4. Diseases

Root Rot

tomato plant with Phytophthora root and crown rot
A tomato plant with root rot.

You can typically tell if your strawberry plant has root rot if the soil is staying sopping wet and starts smelling. As mentioned earlier, allowing the soil to dry out or repotting strawberry plants with new potting soil are the best ways to amend this disease.

When my Kaffir lime tree had root rot, it started having a swampy smell and dropping leaves. After repotting it with fresh potting soil, it made a quick recovery!

Verticillium Wilt

verticillium wilt on black currant leaves

Verticillium wilt is a fungus that is similar to root rot in that it usually occurs in soils with excess water. Additionally, over-fertilizing can also cause it.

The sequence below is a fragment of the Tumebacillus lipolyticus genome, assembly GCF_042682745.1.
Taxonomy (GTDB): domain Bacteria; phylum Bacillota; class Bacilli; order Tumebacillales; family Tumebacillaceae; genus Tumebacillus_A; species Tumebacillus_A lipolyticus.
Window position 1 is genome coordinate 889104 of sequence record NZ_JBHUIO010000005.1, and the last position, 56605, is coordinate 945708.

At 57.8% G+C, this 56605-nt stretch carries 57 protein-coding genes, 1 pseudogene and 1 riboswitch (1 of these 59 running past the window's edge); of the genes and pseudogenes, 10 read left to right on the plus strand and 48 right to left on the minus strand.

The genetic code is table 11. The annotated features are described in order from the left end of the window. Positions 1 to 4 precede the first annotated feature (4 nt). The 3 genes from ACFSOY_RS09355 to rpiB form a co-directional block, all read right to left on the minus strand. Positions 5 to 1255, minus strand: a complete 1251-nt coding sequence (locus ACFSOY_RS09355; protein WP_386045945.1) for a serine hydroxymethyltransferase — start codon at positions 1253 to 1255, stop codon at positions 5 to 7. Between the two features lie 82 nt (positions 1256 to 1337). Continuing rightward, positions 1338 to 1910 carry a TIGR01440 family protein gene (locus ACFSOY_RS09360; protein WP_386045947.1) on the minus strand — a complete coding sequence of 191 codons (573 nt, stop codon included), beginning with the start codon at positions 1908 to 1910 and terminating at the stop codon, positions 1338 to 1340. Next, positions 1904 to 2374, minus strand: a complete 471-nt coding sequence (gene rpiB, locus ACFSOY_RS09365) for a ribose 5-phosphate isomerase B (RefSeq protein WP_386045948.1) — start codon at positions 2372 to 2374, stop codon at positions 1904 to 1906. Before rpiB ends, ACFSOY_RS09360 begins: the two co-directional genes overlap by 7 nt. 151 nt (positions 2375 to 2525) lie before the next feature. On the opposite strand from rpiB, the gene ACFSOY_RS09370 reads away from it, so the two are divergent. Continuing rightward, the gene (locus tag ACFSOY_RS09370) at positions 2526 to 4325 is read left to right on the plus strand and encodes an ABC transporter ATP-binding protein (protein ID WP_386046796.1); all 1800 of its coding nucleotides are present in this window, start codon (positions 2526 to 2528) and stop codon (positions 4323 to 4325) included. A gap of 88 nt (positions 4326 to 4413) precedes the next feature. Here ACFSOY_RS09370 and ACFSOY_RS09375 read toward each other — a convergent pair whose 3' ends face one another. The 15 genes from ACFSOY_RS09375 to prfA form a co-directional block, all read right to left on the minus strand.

The most susceptible fruit crops that contract verticillium wilt are nightshade (tomatoes, peppers, and eggplants), but other fruiting plants such as strawberry plants can also be infected. Symptoms of this disease include leaves wilting, yellowing, and dropping, and potentially branch dieback.

Prevent and treat verticillium wilt by pruning infected branches, avoiding excess water and fertilizers, and following best gardening practices.

Need More Help?

You can always ask us here at Couch to Homestead, but you should know the other resources available to you! Here are the resources we recommend.

  • Local Cooperative Extension Services: While we do our best with these articles, sometimes knowledge from a local expert is needed! The USDA partnered with Universities to create these free agriculture extension services. Check out this list to see your local services.
  • Permaculture Consultation: Need help with a bigger project? Send us a message.